University of Hertfordshire

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Original languageEnglish
Number of pages16
Pages (from-to)1134-1149
JournalAnnals of Association of American Geographers
Journal publication date23 Jan 2018
Volume108
Issue4
Early online date23 Jan 2018
DOIs
Publication statusE-pub ahead of print - 23 Jan 2018

Abstract

This article considers the influence of burials and memorials to colonial soldiers from an earlier era on contemporary social and cultural landscapes in Canada. Through the example of a landscape centered on Smith’s Knoll, a burial ground for war dead from the British-American War of 1812, it explores the process of necro-settlement: the strengthening of settler colonial claims to land based on the development of complex, meaningladen landscapes of dead and memory. This article consists of three parts: The first situates geographical studies of deathscapes alongside theories about settler colonialism through intersecting discourses of land use. The second includes a settler colonial microhistorical geography of Smith’s Knoll and the local deathscape that surrounds it. The third section draws on this case study to reveal new perspectives on the role of burial and memorial in settler colonial place-making and the erasure of Indigenous histories and peoples.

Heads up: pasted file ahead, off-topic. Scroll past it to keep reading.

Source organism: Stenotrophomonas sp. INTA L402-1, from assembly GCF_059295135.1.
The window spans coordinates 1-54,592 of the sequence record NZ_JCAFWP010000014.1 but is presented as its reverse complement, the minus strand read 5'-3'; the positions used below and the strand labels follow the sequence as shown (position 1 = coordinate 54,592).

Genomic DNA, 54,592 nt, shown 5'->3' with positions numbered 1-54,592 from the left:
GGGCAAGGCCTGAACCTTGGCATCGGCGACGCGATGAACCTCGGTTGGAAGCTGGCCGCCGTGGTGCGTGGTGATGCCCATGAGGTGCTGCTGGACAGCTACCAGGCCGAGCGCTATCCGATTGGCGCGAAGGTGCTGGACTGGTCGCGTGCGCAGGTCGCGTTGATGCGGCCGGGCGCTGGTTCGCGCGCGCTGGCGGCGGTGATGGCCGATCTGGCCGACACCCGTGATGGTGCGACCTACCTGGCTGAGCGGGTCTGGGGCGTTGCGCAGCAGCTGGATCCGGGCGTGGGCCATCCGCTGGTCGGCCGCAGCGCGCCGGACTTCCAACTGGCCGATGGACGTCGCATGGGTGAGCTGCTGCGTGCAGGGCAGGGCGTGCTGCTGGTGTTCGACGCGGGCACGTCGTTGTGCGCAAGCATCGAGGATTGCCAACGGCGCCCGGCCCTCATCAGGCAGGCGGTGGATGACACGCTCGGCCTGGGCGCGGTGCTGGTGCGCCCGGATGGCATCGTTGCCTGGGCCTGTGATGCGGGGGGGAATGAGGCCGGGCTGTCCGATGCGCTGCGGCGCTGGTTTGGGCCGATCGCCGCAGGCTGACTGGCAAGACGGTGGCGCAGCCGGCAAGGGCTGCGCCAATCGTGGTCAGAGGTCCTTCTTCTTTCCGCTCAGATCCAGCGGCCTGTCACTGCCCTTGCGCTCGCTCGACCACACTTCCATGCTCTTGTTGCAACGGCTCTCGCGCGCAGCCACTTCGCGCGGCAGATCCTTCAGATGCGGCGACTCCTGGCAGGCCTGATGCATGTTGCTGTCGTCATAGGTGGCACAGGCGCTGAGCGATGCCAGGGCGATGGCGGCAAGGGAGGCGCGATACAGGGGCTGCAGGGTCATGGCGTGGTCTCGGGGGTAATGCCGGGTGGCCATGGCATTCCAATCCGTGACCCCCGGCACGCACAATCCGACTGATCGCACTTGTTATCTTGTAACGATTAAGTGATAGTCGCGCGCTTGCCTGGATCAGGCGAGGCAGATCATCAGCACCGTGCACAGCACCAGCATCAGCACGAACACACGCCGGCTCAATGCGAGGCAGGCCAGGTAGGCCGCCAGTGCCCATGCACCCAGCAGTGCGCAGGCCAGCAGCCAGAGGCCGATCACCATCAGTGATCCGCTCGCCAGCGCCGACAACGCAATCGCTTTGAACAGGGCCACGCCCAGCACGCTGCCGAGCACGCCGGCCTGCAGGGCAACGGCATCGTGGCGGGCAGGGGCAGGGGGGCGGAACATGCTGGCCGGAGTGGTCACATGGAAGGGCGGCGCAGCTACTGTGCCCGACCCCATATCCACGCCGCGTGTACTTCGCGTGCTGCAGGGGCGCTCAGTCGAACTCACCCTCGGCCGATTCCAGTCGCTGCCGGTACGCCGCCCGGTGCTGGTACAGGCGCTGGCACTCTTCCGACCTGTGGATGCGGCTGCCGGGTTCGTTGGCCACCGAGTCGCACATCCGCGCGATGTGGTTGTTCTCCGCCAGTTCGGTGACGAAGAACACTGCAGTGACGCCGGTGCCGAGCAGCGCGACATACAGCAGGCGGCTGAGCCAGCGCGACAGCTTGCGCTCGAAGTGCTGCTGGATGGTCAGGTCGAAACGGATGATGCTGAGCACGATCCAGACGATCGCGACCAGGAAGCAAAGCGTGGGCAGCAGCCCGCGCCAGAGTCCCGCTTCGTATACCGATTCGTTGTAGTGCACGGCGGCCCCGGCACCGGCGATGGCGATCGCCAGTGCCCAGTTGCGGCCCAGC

Notes

This is the Accepted Manuscript of an article published by Taylor & Francis Group in annals of Association of American Geographers on 23 January 2018, available online https://doi.org/10.1080/24694452.2017.1406327. The Accepted Manuscript is under embargo until 23 January 2019.

Research outputs

ID: 12853087